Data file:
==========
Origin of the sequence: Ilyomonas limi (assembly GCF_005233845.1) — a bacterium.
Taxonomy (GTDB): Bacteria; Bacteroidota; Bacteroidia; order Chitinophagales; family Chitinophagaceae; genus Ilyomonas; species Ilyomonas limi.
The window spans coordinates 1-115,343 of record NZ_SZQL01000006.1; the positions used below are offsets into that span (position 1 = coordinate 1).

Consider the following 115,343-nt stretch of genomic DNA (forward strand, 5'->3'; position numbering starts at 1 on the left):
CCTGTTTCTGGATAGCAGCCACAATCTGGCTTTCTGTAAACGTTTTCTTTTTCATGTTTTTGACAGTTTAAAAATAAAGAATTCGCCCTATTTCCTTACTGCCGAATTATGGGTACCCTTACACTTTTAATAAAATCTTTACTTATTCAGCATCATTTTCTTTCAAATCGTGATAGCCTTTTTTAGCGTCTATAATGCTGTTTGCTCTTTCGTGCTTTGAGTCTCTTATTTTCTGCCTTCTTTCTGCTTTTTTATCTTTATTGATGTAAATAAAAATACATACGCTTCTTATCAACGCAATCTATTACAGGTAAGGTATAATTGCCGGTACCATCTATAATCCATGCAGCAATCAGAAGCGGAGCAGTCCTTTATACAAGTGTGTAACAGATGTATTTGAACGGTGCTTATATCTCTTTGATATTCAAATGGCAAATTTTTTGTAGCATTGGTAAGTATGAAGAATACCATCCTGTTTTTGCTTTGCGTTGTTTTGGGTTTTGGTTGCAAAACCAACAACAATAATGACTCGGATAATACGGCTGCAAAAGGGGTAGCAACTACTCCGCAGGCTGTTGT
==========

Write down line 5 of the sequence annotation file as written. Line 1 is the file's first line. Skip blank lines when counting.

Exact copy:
CCTGTTTCTGGATAGCAGCCACAATCTGGCTTTCTGTAAACGTTTTCTTTTTCATGTTTTTGACAGTTTAAAAATAAAGAATTCGCCCTATTTCCTTACTGCCGAATTATGGGTACCCTTACACTTTTAATAAAATCTTTACTTATTCAGCATCATTTTCTTTCAAATCGTGATAGCCTTTTTTAGCGTCTATAATGCTGTTTGCTCTTTCGTGCTTTGAGTCTCTTATTTTCTGCCTTCTTTCTGCTTTTTTATCTTTATTGATGTAAATAAAAATACATACGCTTCTTATCAACGCAATCTATTACAGGTAAGGTATAATTGCCGGTACCATCTATAATCCATGCAGCAATCAGAAGCGGAGCAGTCCTTTATACAAGTGTGTAACAGATGTATTTGAACGGTGCTTATATCTCTTTGATATTCAAATGGCAAATTTTTTGTAGCATTGGTAAGTATGAAGAATACCATCCTGTTTTTGCTTTGCGTTGTTTTGGGTTTTGGTTGCAAAACCAACAACAATAATGACTCGGATAATACGGCTGCAAAAGGGGTAGCAACTACTCCGCAGGCTGTTGT